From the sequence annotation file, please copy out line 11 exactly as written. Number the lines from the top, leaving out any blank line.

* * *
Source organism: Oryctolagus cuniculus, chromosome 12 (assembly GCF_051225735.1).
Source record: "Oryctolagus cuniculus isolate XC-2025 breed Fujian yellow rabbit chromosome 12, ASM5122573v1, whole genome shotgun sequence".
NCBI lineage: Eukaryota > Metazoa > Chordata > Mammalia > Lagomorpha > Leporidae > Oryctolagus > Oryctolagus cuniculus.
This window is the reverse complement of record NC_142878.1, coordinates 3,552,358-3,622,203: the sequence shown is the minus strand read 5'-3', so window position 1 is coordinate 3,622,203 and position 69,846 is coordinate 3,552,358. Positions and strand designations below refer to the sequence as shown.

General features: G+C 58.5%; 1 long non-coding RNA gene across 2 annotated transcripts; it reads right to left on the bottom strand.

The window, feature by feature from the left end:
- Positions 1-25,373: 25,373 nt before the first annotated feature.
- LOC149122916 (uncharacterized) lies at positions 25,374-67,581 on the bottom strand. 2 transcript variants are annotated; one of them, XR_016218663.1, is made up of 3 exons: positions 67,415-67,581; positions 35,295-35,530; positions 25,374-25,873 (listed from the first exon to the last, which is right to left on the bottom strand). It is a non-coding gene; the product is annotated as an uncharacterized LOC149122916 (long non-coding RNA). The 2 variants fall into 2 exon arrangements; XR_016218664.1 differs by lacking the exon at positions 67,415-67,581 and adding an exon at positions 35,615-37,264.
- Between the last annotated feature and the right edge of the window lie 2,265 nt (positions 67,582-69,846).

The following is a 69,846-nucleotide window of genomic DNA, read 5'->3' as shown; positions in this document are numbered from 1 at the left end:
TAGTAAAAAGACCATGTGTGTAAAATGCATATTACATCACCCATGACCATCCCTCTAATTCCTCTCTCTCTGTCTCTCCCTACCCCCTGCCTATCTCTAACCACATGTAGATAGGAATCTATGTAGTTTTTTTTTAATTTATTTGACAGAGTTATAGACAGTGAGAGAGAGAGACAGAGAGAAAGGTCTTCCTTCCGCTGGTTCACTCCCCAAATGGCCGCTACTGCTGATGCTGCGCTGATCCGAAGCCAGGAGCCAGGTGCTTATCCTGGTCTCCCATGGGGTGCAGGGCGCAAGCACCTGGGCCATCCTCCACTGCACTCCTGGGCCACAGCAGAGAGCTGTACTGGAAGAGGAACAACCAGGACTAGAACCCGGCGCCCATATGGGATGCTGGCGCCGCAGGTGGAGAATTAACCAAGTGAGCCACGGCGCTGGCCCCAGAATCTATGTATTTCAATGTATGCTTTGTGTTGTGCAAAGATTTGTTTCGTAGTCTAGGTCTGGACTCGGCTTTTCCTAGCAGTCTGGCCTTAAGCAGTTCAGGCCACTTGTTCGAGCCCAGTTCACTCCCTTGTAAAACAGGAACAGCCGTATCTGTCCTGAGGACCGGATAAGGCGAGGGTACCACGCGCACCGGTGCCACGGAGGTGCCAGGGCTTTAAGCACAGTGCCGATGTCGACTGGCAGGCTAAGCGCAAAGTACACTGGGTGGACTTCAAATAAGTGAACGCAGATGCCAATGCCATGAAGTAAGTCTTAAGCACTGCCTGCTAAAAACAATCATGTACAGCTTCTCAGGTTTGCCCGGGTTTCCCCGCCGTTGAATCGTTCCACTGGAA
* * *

TAGTAAAAAGACCATGTGTGTAAAATGCATATTACATCACCCATGACCATCCCTCTAATTCCTCTCTCTCTGTCTCTCCCTACCCCCTGCCTATCTCTAACCACATGTAGATAGGAATCTATGTAGTTTTTTTTTAATTTATTTGACAGAGTTATAGACAGTGAGAGAGAGAGACAGAGAGAAAGGTCTTCCTTCCGCTGGTTCACTCCCCAAATGGCCGCTACTGCTGATGCTGCGCTGATCCGAAGCCAGGAGCCAGGTGCTTATCCTGGTCTCCCATGGGGTGCAGGGCGCAAGCACCTGGGCCATCCTCCACTGCACTCCTGGGCCACAGCAGAGAGCTGTACTGGAAGAGGAACAACCAGGACTAGAACCCGGCGCCCATATGGGATGCTGGCGCCGCAGGTGGAGAATTAACCAAGTGAGCCACGGCGCTGGCCCCAGAATCTATGTATTTCAATGTATGCTTTGTGTTGTGCAAAGATTTGTTTCGTAGTCTAGGTCTGGACTCGGCTTTTCCTAGCAGTCTGGCCTTAAGCAGTTCAGGCCACTTGTTCGAGCCCAGTTCACTCCCTTGTAAAACAGGAACAGCCGTATCTGTCCTGAGGACCGGATAAGGCGAGGGTACCACGCGCACCGGTGCCACGGAGGTGCCAGGGCTTTAAGCACAGTGCCGATGTCGACTGGCAGGCTAAGCGCAAAGTACACTGGGTGGACTTCAAATAAGTGAACGCAGATGCCAATGCCATGAAGTAAGTCTTAAGCACTGCCTGCTAAAAACAATCATGTACAGCTTCTCAGGTTTGCCCGGGTTTCCCCGCCGTTGAATCGTTCCACTGGAA